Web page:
3 Ways to Get Rid Of Refined Carbs in Your Diet

admin/ November 6, 2015/ Melanie Grime/

What Are Refined Carbs?

Refined carbohydrates are carbs that have been highly processed leading to their whole-grain being removed. This process also removes the beneficial nutrients such as fiber, vitamins, minerals and healthy fats.

When you eat refined carbs, you are giving your body empty calories whereas you should be focusing on eating foods that are going to nourish your body and help it thrive.

Unrefined & Whole-Grain Carbohydrates

Carbohydrates and grains which haven’t been processed are known as unrefined or whole grains. They retain all 3 parts of the original kernel – the bran, endosperm and germ and this is where their amazing nutrients live until they get digested in your body!

Sources of Whole-Grains:

  • Amaranth (GF)
  • Barley
  • Brown rice (GF)
  • Buckwheat (GF)
  • Kamut
  • Millet (GF)
  • Oats *
  • Quinoa (GF)
  • Rye
  • Sorghum (GF)
  • Spelt
  • Teff (GF)
  • Wild Rice (GF)

*Oats are gluten-free, but are frequently contaminated with wheat during growing or processing so when looking for GF oats make sure they are certified gluten-free or pure, uncontaminated. 

My Top 3 Alternatives to Refined Carbs

  1. Lettuce Wraps

Whether you want a sandwich, a wrap or a burger, use a lettuce leaf instead of the bread or bun. Large romaine leaves, bibb, butter or Boston lettuce and even Swiss chard or collard greens work well.  Check out my Crockpot Buffalo Chicken Lettuce Wraps at the end of the blog!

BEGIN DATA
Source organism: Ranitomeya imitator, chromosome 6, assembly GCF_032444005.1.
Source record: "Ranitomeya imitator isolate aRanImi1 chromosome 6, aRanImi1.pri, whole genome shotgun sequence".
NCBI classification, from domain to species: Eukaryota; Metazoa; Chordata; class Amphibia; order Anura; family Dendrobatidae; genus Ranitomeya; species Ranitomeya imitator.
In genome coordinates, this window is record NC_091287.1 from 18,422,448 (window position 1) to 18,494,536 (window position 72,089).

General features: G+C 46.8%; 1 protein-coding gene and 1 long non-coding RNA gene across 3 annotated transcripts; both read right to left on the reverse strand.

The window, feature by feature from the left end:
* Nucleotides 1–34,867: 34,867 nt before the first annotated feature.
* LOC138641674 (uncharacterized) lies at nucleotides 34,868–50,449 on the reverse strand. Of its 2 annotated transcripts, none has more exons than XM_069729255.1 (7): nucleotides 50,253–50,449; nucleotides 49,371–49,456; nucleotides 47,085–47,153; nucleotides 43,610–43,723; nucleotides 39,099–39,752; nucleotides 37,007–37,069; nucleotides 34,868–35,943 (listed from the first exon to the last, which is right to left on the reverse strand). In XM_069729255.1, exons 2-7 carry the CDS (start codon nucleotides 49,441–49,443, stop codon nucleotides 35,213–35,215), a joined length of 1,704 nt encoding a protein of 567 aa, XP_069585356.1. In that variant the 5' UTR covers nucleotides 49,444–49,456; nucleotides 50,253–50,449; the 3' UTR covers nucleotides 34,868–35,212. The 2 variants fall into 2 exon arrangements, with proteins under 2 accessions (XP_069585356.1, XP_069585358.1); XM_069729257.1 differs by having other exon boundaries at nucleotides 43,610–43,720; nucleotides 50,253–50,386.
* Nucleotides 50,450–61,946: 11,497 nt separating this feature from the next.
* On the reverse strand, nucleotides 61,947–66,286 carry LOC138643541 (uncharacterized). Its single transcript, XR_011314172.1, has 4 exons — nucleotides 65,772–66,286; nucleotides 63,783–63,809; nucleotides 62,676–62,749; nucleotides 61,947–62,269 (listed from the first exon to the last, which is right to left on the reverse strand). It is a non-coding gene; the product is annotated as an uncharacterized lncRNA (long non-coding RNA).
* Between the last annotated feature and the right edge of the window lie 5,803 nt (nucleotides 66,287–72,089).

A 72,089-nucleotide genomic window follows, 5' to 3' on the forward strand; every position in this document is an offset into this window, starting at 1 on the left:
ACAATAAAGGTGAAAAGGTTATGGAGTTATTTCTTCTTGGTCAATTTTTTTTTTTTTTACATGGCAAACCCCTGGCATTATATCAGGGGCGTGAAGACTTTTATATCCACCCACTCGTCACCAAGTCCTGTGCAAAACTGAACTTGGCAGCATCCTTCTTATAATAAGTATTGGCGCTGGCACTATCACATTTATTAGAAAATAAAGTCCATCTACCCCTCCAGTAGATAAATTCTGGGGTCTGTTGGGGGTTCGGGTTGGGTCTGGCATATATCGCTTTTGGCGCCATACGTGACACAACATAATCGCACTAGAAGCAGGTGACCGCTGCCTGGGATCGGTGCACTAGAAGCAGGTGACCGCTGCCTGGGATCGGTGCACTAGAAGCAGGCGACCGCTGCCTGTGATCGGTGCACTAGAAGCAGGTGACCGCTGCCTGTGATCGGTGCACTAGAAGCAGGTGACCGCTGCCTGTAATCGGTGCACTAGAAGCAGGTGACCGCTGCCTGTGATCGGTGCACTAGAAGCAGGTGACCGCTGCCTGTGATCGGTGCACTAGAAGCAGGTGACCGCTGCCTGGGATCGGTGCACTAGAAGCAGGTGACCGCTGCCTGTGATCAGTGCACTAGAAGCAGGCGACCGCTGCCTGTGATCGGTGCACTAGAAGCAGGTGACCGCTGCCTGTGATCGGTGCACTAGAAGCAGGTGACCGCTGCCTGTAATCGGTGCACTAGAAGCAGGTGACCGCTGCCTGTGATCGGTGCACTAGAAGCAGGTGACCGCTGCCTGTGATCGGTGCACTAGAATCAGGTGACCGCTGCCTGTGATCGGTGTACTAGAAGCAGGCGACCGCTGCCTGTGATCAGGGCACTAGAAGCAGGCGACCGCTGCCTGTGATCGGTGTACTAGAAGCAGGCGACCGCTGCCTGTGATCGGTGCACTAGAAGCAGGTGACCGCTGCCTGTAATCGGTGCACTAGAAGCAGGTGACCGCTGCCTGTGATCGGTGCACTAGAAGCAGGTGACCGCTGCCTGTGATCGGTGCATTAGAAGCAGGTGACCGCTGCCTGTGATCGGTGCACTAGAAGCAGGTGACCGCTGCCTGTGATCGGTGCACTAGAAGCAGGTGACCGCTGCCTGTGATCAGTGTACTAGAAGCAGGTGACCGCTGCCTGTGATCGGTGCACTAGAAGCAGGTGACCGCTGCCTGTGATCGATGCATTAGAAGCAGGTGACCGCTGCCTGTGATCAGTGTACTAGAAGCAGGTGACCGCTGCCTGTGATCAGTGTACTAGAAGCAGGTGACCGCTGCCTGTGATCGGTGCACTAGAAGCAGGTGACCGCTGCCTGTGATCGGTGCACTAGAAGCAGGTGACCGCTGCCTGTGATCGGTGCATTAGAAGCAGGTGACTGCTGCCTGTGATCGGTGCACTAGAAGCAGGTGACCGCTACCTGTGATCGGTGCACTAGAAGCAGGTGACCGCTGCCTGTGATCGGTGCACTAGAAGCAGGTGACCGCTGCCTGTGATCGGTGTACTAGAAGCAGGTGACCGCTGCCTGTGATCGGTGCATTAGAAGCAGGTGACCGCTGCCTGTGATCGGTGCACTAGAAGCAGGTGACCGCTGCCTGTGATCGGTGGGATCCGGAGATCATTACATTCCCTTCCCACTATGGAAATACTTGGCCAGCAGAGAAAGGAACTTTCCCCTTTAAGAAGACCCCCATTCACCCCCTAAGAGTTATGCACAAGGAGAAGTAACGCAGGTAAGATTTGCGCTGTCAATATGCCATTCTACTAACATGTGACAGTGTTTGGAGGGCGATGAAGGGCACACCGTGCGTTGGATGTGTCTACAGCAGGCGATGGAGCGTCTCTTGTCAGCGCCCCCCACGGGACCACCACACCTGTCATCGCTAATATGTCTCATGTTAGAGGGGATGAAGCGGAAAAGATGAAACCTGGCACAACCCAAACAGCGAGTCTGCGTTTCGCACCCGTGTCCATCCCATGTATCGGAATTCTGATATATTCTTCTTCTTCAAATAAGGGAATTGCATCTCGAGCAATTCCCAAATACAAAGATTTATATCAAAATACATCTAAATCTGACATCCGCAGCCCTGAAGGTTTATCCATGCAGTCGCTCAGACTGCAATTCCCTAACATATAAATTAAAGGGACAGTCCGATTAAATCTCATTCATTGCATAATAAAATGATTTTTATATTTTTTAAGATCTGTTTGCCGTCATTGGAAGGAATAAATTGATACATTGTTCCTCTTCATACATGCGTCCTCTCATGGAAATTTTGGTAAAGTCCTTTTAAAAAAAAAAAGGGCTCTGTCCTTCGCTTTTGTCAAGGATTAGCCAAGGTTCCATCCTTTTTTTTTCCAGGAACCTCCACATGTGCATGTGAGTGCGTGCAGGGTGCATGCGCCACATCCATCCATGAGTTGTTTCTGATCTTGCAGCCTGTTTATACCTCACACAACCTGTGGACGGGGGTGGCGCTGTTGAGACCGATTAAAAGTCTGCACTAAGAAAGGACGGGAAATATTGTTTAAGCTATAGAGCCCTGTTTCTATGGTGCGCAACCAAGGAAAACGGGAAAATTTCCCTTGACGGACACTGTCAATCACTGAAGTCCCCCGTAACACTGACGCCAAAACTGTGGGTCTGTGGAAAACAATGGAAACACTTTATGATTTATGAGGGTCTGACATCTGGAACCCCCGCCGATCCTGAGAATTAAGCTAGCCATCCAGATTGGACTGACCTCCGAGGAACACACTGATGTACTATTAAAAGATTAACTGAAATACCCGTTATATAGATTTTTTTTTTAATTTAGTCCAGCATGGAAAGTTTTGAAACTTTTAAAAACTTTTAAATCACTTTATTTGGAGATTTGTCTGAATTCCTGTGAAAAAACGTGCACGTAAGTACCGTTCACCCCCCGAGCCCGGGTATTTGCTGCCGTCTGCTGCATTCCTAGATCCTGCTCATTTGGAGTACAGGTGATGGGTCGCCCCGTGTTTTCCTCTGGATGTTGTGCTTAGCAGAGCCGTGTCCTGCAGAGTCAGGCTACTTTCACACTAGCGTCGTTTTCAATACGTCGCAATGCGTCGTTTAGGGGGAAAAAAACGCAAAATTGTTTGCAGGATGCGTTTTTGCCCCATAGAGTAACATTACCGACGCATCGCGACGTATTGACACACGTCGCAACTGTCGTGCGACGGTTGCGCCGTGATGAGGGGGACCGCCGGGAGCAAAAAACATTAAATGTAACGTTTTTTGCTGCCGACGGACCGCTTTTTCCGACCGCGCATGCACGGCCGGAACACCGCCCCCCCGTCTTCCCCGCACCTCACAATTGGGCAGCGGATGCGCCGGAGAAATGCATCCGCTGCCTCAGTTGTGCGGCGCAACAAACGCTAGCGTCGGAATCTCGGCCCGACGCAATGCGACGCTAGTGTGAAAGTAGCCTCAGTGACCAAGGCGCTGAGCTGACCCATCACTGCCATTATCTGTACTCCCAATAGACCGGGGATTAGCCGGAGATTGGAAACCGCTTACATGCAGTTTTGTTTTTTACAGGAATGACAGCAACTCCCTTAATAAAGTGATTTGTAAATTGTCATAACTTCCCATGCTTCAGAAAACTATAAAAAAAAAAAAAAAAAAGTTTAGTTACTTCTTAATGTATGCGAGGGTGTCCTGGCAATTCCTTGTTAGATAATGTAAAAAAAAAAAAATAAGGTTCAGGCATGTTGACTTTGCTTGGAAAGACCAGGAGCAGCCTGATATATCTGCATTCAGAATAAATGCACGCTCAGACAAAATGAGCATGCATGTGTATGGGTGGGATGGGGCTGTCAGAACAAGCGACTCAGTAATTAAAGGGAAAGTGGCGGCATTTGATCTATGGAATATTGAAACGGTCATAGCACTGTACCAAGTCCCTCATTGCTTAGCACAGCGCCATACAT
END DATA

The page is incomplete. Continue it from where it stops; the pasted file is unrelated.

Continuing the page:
2. Zucchini Spaghetti

Love pasta but want to cut back on the carbs, try swapping out the spaghetti for zucchini noodles. You can use a gadget called a spiralizer to make zucchetti (yes, I did make up that word) in seconds, even Sam, my 2 year old can do this! They are inexpensive and you can buy them on line or at most kitchen stores. Spaghetti Squash is another great alternative.

 

3. Sprouted Grain Bread

I was introduced to sprouted grain bread a few years ago and haven’t looked back. ‘Sprouting is the key to unlocking the whole grain nutrition found inside this protective shell. When a grain is sprouted and begins to grow, it’s waking up from its dormant state to start the hard work of growing. Stored nutrients become readily available as enzymes activate and enzyme inhibitors, which inhibit digestion, are broken down along with phytic acid, an anti-nutrient that inhibits the absorption of nutrients.’[1]  My favourite brand is Silver Hills Bakery and they even offer 2 high quality nutritional gluten-free breads!

 

Buffalo Chicken Lettuce Wraps

For the chicken:

1 ½ lb boneless skinless chicken breast 1 celery stalk

½ onion, diced 1 clove garlic

16 oz fat free low sodium chicken broth

½ cup hot cayenne pepper sauce (I used Frank’s) If you don’t like the heat you could sub in a sweet chili sauce or even a tomato based sauce with no heat at all!

 

For the wraps:

6 large lettuce leaves (romaine works well)

1 ½ cups shredded carrots

2 large celery stalks, cut into 2 inch matchsticks

 

Directions

In a crock pot, combine chicken, onions, celery stalk, garlic and broth (enough to cover your chicken, use water if the can of broth isn’t enough). Cover and cook on high 4 hours.

Remove the chicken from pot, reserve 1/2 cup broth and discard the rest. Shred the chicken with two forks, return to the slow cooker with the 1/2 cup broth and the hot sauce and set to on high for an additional 30 minutes. Makes 3 cups chicken.

 

To prepare lettuce cups, place 1/2 cup buffalo chicken in each leaf, top with 1/4 cup shredded carrots, celery and dressing of your choice. Wrap up and start eating!

 

Instead of bread or tortillas, make your next sandwich or wrap inside a leafy green. Stack 2 or 3 large, leafy greens such as Bibb lettuce, romaine, red lettuce, cabbage, or radicchio and pile on the fixings. Enjoy the added crunch factor.

 

1] http://www.silverhillsbakery.ca/sprouted/